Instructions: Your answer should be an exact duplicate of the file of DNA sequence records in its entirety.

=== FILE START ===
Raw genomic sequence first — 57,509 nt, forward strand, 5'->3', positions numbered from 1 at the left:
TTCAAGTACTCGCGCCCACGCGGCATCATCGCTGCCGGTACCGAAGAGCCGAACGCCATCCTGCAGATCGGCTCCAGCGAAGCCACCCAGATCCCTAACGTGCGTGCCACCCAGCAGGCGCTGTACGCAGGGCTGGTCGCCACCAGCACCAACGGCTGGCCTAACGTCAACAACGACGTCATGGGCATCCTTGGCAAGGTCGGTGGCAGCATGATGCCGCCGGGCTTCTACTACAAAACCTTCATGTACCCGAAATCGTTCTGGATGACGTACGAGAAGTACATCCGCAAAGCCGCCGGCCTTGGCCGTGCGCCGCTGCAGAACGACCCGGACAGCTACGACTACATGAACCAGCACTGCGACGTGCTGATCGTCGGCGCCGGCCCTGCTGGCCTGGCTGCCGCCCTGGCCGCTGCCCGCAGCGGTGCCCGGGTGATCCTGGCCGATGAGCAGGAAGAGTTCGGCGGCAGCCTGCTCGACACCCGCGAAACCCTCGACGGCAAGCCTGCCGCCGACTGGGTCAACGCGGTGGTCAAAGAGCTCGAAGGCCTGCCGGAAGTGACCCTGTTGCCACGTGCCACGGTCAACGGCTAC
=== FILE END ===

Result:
Raw genomic sequence first — 57,509 nt, forward strand, 5'->3', positions numbered from 1 at the left:
TTCAAGTACTCGCGCCCACGCGGCATCATCGCTGCCGGTACCGAAGAGCCGAACGCCATCCTGCAGATCGGCTCCAGCGAAGCCACCCAGATCCCTAACGTGCGTGCCACCCAGCAGGCGCTGTACGCAGGGCTGGTCGCCACCAGCACCAACGGCTGGCCTAACGTCAACAACGACGTCATGGGCATCCTTGGCAAGGTCGGTGGCAGCATGATGCCGCCGGGCTTCTACTACAAAACCTTCATGTACCCGAAATCGTTCTGGATGACGTACGAGAAGTACATCCGCAAAGCCGCCGGCCTTGGCCGTGCGCCGCTGCAGAACGACCCGGACAGCTACGACTACATGAACCAGCACTGCGACGTGCTGATCGTCGGCGCCGGCCCTGCTGGCCTGGCTGCCGCCCTGGCCGCTGCCCGCAGCGGTGCCCGGGTGATCCTGGCCGATGAGCAGGAAGAGTTCGGCGGCAGCCTGCTCGACACCCGCGAAACCCTCGACGGCAAGCCTGCCGCCGACTGGGTCAACGCGGTGGTCAAAGAGCTCGAAGGCCTGCCGGAAGTGACCCTGTTGCCACGTGCCACGGTCAACGGCTAC